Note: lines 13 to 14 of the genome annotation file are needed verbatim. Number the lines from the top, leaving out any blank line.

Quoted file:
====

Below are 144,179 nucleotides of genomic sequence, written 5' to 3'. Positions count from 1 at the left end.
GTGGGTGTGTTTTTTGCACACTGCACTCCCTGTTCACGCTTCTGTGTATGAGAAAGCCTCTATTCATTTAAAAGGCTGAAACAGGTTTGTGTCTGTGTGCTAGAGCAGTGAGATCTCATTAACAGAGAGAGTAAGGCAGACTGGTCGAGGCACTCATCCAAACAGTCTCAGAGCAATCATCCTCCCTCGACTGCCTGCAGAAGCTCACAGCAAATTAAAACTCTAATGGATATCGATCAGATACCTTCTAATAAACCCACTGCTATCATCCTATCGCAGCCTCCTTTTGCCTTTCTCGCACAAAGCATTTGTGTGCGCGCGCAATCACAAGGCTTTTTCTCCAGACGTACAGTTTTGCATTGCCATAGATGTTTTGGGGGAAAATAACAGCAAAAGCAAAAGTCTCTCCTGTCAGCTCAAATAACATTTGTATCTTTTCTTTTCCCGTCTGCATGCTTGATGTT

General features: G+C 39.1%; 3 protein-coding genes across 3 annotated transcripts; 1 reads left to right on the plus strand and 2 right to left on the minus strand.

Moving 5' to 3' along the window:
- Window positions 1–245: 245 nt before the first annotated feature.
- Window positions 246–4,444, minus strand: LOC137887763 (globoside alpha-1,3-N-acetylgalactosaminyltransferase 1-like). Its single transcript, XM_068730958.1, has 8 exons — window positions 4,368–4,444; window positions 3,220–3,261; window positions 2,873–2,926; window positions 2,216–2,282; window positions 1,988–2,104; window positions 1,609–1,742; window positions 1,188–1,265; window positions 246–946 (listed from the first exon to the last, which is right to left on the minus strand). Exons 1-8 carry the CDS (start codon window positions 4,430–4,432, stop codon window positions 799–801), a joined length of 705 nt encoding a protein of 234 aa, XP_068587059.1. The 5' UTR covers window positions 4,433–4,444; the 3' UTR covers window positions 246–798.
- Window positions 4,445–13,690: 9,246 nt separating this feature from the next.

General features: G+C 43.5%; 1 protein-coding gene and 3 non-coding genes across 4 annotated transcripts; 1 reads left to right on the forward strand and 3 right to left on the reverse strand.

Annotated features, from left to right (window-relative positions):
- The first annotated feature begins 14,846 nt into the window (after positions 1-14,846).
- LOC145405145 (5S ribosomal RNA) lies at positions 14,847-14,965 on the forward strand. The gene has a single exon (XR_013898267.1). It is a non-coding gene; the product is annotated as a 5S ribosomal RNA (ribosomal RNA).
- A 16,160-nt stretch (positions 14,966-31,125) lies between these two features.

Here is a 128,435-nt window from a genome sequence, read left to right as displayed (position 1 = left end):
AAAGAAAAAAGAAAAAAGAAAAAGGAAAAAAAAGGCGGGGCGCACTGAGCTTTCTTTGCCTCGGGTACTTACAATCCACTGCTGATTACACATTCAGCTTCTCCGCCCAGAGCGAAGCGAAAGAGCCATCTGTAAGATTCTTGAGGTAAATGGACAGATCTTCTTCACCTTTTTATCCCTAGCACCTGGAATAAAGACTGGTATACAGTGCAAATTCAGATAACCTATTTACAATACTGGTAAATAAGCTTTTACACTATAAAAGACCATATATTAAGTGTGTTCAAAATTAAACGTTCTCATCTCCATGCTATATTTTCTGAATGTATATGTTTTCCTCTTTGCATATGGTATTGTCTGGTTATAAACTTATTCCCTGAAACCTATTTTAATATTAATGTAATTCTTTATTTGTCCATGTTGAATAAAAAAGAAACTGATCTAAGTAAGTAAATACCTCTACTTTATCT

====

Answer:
Here is a 128,435-nt window from a genome sequence, read left to right as displayed (position 1 = left end):
AAAGAAAAAAGAAAAAAGAAAAAGGAAAAAAAAGGCGGGGCGCACTGAGCTTTCTTTGCCTCGGGTACTTACAATCCACTGCTGATTACACATTCAGCTTCTCCGCCCAGAGCGAAGCGAAAGAGCCATCTGTAAGATTCTTGAGGTAAATGGACAGATCTTCTTCACCTTTTTATCCCTAGCACCTGGAATAAAGACTGGTATACAGTGCAAATTCAGATAACCTATTTACAATACTGGTAAATAAGCTTTTACACTATAAAAGACCATATATTAAGTGTGTTCAAAATTAAACGTTCTCATCTCCATGCTATATTTTCTGAATGTATATGTTTTCCTCTTTGCATATGGTATTGTCTGGTTATAAACTTATTCCCTGAAACCTATTTTAATATTAATGTAATTCTTTATTTGTCCATGTTGAATAAAAAAGAAACTGATCTAAGTAAGTAAATACCTCTACTTTATCT